Labrador’s spruce grouse: fun to hunt, great to eat
Labrador is well blessed with a healthy and well distributed population of spruce grouse throughout most of our terrain. In the bigger picture, 85 per cent of the global population of spruce grouse live and nest in Canada’s boreal forest. These non-migratory birds are with us year round.
These birds are chicken like with a short neck and short tail. They are closely associated with the coniferous boreal forest and are very well adapted to perching and moving with ease among the spruce trees that are spread throughout Labrador.
During the summer months these birds feed primarily on the ground eating plant growth. The young of the year will also focus on eating insects. During the winter months, these birds will feed in the trees on spruce needles and buds.
The females are an overall grey color that are cryptically patterned. While the males are similar, they have red around the brows of their eyes and have black tails with white spots that are very distinct when they have their tails fanned out on display. Their overall body will also appear to show a bolder black color than the females.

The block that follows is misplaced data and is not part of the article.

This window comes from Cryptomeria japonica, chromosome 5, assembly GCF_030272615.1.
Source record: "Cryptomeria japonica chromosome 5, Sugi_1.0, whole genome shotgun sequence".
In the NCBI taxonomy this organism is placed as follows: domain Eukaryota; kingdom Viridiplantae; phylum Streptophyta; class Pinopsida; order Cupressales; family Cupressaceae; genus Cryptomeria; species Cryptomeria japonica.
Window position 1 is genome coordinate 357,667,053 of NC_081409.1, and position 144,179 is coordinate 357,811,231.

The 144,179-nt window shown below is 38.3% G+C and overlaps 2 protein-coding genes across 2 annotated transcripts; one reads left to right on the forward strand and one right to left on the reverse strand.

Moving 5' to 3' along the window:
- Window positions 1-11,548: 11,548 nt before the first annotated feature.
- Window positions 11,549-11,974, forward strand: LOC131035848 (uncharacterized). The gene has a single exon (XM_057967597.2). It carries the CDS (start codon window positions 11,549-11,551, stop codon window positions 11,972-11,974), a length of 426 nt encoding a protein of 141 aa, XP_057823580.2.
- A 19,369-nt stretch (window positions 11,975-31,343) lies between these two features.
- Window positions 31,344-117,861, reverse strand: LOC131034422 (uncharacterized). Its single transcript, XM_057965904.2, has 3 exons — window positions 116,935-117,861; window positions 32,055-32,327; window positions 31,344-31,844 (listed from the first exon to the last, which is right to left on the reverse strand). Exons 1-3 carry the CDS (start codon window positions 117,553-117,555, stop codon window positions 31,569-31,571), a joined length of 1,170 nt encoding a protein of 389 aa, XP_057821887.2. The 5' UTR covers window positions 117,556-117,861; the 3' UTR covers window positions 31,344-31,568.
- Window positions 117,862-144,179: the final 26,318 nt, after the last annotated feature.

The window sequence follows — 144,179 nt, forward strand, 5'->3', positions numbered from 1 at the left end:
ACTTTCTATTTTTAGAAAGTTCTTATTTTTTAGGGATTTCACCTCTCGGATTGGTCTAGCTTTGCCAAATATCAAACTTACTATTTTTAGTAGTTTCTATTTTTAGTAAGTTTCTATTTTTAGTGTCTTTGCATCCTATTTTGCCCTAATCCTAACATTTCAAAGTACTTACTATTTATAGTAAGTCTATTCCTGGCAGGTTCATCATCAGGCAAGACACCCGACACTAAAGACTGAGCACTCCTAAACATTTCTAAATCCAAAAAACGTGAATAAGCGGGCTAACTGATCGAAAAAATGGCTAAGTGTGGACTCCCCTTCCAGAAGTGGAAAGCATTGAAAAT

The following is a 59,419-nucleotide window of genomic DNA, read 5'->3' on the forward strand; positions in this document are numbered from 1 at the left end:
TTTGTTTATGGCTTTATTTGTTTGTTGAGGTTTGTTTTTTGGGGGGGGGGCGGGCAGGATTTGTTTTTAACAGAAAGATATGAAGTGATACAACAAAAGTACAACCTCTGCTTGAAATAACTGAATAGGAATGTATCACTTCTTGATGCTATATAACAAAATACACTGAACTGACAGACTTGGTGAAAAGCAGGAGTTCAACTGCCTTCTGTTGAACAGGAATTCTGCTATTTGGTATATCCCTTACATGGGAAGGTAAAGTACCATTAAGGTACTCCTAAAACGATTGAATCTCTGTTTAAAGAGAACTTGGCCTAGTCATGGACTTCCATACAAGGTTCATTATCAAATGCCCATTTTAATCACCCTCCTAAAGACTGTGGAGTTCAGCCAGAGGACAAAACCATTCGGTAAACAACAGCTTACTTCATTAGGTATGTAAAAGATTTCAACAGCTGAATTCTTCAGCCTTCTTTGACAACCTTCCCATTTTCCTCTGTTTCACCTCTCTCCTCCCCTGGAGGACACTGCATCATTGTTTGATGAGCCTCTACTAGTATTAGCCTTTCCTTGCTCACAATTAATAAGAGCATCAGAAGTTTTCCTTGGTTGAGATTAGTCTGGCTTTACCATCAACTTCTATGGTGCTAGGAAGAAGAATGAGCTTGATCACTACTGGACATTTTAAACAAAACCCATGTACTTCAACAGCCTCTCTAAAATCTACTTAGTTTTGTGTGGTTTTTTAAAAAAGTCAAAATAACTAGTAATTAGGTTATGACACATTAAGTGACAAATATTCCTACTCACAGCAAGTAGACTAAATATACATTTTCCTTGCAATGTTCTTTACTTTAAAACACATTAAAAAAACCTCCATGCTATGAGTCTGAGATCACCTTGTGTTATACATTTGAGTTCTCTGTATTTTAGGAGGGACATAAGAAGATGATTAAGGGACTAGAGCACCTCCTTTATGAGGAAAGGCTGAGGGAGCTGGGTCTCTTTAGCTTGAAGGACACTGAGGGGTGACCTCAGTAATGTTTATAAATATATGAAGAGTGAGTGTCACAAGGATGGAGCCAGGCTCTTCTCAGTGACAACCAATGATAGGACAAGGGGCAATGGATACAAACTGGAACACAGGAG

The male will mate with several females each season. The spruce grouse often lay between eight to 11 eggs that are plain or often spotted. They will build their nests out of grass in a hollow under young spruce trees with their branches close to the ground.
The average incubation period will be from 17 to 24 days. When the young hatch out, they are very active right away. New growth grasses and insects make up their diet. Although they spend the summer season close to their mother, they are fledged out and able to fly in about 10 days.
These birds seem to be extraordinarily tame and quiet when you approach them. They have been called “fools hens” and “crazy hens” for a very long time. They are usually extremely quiet and rely on their color to conceal their presence from predators, including humans.
They also seem to be cyclic in their numbers. Some years they seem to be lower in numbers and other years they are in far greater numbers.
Although this seems to be the case, the spring weather can also have an effect on the success of the hatch. The numbers of young hatched out and the mortality rate early in the young’s life can often be linked to the spring weather.
A warm and reasonably dry spring that occurs within the range of a normal spring’s arrival will result in a far greater success rate in the number of the year’s hatch reaching adulthood.
Our late arrival of spring and the cold and wet weather has shown us fewer birds this fall because of the mortality rate in this year’s hatch. Although there are still birds out there this fall, early indications from most hunters suggests this scenario.
At the end of the day, each year is what it is. The hunters among us are going anyway. It’s part of our lifestyle and a day in the fall, in the country, whether we have two birds or a full limit, we are still going.
It will still add up to a great day and a fine meal in the pot whether it’s a large pot, or a smaller one.
A spruce grouse.